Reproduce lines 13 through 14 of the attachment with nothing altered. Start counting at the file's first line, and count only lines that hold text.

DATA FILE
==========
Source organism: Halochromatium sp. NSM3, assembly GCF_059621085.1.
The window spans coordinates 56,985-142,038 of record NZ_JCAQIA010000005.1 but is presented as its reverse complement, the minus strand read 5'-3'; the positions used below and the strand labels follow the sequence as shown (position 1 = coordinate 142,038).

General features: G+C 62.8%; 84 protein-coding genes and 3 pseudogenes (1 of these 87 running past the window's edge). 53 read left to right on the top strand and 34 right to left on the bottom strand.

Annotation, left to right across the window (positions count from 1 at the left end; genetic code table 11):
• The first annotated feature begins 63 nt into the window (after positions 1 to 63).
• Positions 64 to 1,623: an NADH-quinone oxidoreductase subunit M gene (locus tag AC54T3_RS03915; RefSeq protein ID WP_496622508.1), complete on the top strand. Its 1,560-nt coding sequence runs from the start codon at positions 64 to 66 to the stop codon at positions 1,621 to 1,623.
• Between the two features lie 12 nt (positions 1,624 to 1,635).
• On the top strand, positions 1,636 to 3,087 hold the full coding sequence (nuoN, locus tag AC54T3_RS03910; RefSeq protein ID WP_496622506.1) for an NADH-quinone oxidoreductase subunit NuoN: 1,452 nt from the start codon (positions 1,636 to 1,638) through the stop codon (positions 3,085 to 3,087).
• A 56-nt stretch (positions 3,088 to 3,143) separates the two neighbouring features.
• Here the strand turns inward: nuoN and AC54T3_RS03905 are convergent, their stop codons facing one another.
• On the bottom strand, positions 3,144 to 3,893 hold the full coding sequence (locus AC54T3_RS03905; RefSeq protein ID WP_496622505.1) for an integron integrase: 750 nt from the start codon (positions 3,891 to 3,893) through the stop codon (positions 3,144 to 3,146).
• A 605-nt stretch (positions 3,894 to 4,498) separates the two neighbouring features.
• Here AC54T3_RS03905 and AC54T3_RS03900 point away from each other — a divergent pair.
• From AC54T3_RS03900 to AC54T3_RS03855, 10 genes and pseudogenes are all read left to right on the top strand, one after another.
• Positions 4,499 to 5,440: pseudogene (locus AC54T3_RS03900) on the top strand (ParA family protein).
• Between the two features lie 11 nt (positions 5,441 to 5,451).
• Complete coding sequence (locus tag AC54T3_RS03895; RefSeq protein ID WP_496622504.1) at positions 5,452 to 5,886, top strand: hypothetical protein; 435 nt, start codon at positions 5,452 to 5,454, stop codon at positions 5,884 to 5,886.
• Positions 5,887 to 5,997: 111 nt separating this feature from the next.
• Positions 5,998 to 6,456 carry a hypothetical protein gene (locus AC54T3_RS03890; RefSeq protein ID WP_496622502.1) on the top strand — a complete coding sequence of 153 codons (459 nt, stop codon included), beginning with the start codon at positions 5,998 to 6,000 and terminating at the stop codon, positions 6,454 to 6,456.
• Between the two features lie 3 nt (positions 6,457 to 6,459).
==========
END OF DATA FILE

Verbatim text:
• Here AC54T3_RS03905 and AC54T3_RS03900 point away from each other — a divergent pair.
• From AC54T3_RS03900 to AC54T3_RS03855, 10 genes and pseudogenes are all read left to right on the top strand, one after another.